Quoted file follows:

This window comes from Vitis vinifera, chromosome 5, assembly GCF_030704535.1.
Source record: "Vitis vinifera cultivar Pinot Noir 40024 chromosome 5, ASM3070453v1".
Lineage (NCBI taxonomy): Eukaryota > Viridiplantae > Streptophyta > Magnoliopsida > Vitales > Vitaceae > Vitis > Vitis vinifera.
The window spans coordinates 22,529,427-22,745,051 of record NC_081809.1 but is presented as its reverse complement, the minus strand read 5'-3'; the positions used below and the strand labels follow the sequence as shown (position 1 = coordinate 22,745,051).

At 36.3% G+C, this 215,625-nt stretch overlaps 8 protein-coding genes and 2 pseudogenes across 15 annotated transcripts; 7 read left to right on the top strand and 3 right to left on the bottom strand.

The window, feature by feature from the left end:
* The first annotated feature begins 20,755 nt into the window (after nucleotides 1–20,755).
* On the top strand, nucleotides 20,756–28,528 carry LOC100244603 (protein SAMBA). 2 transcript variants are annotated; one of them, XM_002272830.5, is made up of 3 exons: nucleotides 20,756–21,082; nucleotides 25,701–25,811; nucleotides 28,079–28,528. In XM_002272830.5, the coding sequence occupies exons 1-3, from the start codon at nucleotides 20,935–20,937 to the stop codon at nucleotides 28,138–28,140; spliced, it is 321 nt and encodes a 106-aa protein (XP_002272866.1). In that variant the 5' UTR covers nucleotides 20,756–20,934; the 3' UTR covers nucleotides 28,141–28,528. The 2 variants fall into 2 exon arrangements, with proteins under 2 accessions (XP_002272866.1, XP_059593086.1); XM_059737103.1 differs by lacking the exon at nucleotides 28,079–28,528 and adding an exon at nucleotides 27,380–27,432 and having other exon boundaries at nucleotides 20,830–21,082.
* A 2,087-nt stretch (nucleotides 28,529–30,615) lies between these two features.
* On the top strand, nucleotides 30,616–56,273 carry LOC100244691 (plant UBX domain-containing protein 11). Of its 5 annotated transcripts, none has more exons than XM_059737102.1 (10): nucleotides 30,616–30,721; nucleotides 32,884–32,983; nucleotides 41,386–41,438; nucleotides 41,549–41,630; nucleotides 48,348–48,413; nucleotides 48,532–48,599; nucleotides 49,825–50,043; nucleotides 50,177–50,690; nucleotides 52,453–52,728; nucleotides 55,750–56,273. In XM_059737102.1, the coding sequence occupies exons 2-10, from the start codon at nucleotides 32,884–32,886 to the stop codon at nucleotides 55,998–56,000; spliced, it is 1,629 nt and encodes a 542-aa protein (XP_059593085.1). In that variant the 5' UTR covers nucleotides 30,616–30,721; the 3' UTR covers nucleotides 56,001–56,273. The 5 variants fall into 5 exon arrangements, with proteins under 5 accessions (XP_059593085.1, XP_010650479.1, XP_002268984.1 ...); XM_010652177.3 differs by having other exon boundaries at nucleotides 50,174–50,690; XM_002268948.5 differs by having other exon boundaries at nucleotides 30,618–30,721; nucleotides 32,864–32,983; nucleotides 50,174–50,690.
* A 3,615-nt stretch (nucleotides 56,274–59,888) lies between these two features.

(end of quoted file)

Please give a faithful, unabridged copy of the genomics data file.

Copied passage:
This window comes from Vitis vinifera, chromosome 5, assembly GCF_030704535.1.
Source record: "Vitis vinifera cultivar Pinot Noir 40024 chromosome 5, ASM3070453v1".
Lineage (NCBI taxonomy): Eukaryota > Viridiplantae > Streptophyta > Magnoliopsida > Vitales > Vitaceae > Vitis > Vitis vinifera.
The window spans coordinates 22,529,427-22,745,051 of record NC_081809.1 but is presented as its reverse complement, the minus strand read 5'-3'; the positions used below and the strand labels follow the sequence as shown (position 1 = coordinate 22,745,051).

At 36.3% G+C, this 215,625-nt stretch overlaps 8 protein-coding genes and 2 pseudogenes across 15 annotated transcripts; 7 read left to right on the top strand and 3 right to left on the bottom strand.

The window, feature by feature from the left end:
* The first annotated feature begins 20,755 nt into the window (after nucleotides 1–20,755).
* On the top strand, nucleotides 20,756–28,528 carry LOC100244603 (protein SAMBA). 2 transcript variants are annotated; one of them, XM_002272830.5, is made up of 3 exons: nucleotides 20,756–21,082; nucleotides 25,701–25,811; nucleotides 28,079–28,528. In XM_002272830.5, the coding sequence occupies exons 1-3, from the start codon at nucleotides 20,935–20,937 to the stop codon at nucleotides 28,138–28,140; spliced, it is 321 nt and encodes a 106-aa protein (XP_002272866.1). In that variant the 5' UTR covers nucleotides 20,756–20,934; the 3' UTR covers nucleotides 28,141–28,528. The 2 variants fall into 2 exon arrangements, with proteins under 2 accessions (XP_002272866.1, XP_059593086.1); XM_059737103.1 differs by lacking the exon at nucleotides 28,079–28,528 and adding an exon at nucleotides 27,380–27,432 and having other exon boundaries at nucleotides 20,830–21,082.
* A 2,087-nt stretch (nucleotides 28,529–30,615) lies between these two features.
* On the top strand, nucleotides 30,616–56,273 carry LOC100244691 (plant UBX domain-containing protein 11). Of its 5 annotated transcripts, none has more exons than XM_059737102.1 (10): nucleotides 30,616–30,721; nucleotides 32,884–32,983; nucleotides 41,386–41,438; nucleotides 41,549–41,630; nucleotides 48,348–48,413; nucleotides 48,532–48,599; nucleotides 49,825–50,043; nucleotides 50,177–50,690; nucleotides 52,453–52,728; nucleotides 55,750–56,273. In XM_059737102.1, the coding sequence occupies exons 2-10, from the start codon at nucleotides 32,884–32,886 to the stop codon at nucleotides 55,998–56,000; spliced, it is 1,629 nt and encodes a 542-aa protein (XP_059593085.1). In that variant the 5' UTR covers nucleotides 30,616–30,721; the 3' UTR covers nucleotides 56,001–56,273. The 5 variants fall into 5 exon arrangements, with proteins under 5 accessions (XP_059593085.1, XP_010650479.1, XP_002268984.1 ...); XM_010652177.3 differs by having other exon boundaries at nucleotides 50,174–50,690; XM_002268948.5 differs by having other exon boundaries at nucleotides 30,618–30,721; nucleotides 32,864–32,983; nucleotides 50,174–50,690.
* A 3,615-nt stretch (nucleotides 56,274–59,888) lies between these two features.